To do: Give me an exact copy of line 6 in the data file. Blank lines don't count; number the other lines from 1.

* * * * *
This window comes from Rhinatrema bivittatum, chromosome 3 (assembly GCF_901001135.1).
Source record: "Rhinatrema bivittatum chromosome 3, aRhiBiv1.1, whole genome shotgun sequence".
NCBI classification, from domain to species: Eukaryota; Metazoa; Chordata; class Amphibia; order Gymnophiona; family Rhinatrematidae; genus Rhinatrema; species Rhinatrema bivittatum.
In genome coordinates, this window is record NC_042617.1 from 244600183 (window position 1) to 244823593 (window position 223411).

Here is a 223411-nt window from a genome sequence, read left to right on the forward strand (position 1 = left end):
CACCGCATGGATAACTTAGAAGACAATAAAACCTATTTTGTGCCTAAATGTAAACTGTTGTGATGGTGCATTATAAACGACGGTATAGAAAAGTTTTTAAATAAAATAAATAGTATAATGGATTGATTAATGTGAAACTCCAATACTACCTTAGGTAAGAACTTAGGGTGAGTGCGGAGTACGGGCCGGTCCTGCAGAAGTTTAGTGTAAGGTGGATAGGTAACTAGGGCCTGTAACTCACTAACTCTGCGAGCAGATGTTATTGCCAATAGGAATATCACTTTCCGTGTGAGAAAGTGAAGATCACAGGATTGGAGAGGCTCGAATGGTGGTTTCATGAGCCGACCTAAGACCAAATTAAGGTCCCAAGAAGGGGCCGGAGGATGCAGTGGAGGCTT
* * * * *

CACCGCATGGATAACTTAGAAGACAATAAAACCTATTTTGTGCCTAAATGTAAACTGTTGTGATGGTGCATTATAAACGACGGTATAGAAAAGTTTTTAAATAAAATAAATAGTATAATGGATTGATTAATGTGAAACTCCAATACTACCTTAGGTAAGAACTTAGGGTGAGTGCGGAGTACGGGCCGGTCCTGCAGAAGTTTAGTGTAAGGTGGATAGGTAACTAGGGCCTGTAACTCACTAACTCTGCGAGCAGATGTTATTGCCAATAGGAATATCACTTTCCGTGTGAGAAAGTGAAGATCACAGGATTGGAGAGGCTCGAATGGTGGTTTCATGAGCCGACCTAAGACCAAATTAAGGTCCCAAGAAGGGGCCGGAGGATGCAGTGGAGGCTT